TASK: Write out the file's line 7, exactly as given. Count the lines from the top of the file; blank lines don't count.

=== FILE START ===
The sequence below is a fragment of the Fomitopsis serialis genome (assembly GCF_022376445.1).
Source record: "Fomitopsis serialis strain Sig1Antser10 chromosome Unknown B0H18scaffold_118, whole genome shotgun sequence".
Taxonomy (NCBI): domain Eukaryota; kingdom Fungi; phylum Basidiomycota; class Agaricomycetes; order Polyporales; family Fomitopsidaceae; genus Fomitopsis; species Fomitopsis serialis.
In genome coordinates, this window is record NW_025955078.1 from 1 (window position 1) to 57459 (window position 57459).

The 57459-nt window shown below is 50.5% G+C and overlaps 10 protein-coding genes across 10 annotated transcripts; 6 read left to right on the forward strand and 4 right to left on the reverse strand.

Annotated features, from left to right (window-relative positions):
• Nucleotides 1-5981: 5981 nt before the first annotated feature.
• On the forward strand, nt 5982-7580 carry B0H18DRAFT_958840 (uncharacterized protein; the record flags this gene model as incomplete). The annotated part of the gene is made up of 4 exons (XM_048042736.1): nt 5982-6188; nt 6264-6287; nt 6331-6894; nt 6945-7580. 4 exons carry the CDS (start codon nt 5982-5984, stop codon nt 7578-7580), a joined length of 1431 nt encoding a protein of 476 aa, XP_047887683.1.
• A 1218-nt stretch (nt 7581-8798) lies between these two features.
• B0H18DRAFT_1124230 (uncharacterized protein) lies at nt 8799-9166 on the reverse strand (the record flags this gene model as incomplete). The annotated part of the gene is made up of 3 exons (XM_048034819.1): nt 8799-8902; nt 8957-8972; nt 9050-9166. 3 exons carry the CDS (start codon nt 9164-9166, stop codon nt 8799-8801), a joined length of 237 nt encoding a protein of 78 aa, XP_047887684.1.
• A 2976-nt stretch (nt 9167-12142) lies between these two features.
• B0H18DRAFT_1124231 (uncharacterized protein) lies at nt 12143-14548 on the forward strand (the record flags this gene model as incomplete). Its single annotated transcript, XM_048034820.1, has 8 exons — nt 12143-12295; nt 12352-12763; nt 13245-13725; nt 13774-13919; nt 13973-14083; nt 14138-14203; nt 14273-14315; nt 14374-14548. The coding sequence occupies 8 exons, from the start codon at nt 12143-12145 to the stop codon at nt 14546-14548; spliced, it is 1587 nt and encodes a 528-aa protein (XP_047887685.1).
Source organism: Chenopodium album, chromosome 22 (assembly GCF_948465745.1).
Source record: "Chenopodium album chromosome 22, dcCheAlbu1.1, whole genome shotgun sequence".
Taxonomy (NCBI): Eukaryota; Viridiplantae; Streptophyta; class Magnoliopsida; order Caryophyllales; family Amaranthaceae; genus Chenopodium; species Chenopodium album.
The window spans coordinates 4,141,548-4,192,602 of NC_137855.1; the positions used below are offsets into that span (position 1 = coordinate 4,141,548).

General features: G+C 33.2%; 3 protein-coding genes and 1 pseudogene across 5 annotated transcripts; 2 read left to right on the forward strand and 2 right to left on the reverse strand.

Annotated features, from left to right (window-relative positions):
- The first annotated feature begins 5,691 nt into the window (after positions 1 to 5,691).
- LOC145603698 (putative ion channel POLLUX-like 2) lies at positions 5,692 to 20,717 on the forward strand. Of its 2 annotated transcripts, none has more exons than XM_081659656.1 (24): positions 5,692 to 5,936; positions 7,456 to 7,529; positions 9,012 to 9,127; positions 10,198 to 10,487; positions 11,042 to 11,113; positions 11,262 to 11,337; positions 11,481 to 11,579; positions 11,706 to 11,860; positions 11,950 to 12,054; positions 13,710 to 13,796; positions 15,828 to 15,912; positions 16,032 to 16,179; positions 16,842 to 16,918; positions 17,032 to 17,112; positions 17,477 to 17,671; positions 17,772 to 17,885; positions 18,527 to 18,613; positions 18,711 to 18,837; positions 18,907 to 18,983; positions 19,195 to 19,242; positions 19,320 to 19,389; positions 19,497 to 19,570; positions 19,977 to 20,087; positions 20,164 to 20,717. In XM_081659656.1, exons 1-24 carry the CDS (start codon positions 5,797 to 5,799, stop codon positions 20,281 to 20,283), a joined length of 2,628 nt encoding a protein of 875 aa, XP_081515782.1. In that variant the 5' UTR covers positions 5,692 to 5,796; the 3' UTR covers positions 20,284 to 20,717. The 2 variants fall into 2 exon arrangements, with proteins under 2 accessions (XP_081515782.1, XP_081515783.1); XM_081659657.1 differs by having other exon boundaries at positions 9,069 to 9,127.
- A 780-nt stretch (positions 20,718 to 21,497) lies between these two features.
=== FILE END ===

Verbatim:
• Nucleotides 1-5981: 5981 nt before the first annotated feature.